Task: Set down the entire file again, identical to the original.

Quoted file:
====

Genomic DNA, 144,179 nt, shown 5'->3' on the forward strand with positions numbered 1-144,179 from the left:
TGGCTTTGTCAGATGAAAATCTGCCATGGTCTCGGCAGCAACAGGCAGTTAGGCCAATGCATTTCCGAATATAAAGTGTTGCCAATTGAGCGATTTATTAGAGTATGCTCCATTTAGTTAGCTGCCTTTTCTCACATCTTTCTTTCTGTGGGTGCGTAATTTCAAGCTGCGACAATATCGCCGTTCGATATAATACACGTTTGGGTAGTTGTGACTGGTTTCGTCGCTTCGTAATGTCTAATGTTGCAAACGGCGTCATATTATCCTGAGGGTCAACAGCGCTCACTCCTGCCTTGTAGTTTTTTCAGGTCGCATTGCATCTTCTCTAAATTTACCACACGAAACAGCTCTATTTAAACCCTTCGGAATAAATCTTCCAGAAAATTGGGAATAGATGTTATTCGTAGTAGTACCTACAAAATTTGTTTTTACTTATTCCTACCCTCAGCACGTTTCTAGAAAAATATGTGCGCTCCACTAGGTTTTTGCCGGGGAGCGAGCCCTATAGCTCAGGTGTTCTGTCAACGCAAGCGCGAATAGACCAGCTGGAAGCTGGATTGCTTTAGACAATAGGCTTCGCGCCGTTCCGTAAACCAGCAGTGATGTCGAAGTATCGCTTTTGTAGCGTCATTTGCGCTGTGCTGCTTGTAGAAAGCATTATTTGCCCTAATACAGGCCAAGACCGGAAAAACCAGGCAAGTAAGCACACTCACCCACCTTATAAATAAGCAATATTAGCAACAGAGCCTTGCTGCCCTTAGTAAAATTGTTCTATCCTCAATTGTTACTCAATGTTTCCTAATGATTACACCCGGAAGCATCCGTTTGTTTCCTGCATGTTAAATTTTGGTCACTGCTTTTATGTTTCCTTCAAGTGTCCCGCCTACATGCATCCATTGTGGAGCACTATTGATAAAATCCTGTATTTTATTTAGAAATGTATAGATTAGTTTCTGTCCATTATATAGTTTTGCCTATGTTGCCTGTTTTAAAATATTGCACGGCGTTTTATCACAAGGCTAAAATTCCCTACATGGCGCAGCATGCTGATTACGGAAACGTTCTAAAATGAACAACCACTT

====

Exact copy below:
Genomic DNA, 144,179 nt, shown 5'->3' on the forward strand with positions numbered 1-144,179 from the left:
TGGCTTTGTCAGATGAAAATCTGCCATGGTCTCGGCAGCAACAGGCAGTTAGGCCAATGCATTTCCGAATATAAAGTGTTGCCAATTGAGCGATTTATTAGAGTATGCTCCATTTAGTTAGCTGCCTTTTCTCACATCTTTCTTTCTGTGGGTGCGTAATTTCAAGCTGCGACAATATCGCCGTTCGATATAATACACGTTTGGGTAGTTGTGACTGGTTTCGTCGCTTCGTAATGTCTAATGTTGCAAACGGCGTCATATTATCCTGAGGGTCAACAGCGCTCACTCCTGCCTTGTAGTTTTTTCAGGTCGCATTGCATCTTCTCTAAATTTACCACACGAAACAGCTCTATTTAAACCCTTCGGAATAAATCTTCCAGAAAATTGGGAATAGATGTTATTCGTAGTAGTACCTACAAAATTTGTTTTTACTTATTCCTACCCTCAGCACGTTTCTAGAAAAATATGTGCGCTCCACTAGGTTTTTGCCGGGGAGCGAGCCCTATAGCTCAGGTGTTCTGTCAACGCAAGCGCGAATAGACCAGCTGGAAGCTGGATTGCTTTAGACAATAGGCTTCGCGCCGTTCCGTAAACCAGCAGTGATGTCGAAGTATCGCTTTTGTAGCGTCATTTGCGCTGTGCTGCTTGTAGAAAGCATTATTTGCCCTAATACAGGCCAAGACCGGAAAAACCAGGCAAGTAAGCACACTCACCCACCTTATAAATAAGCAATATTAGCAACAGAGCCTTGCTGCCCTTAGTAAAATTGTTCTATCCTCAATTGTTACTCAATGTTTCCTAATGATTACACCCGGAAGCATCCGTTTGTTTCCTGCATGTTAAATTTTGGTCACTGCTTTTATGTTTCCTTCAAGTGTCCCGCCTACATGCATCCATTGTGGAGCACTATTGATAAAATCCTGTATTTTATTTAGAAATGTATAGATTAGTTTCTGTCCATTATATAGTTTTGCCTATGTTGCCTGTTTTAAAATATTGCACGGCGTTTTATCACAAGGCTAAAATTCCCTACATGGCGCAGCATGCTGATTACGGAAACGTTCTAAAATGAACAACCACTT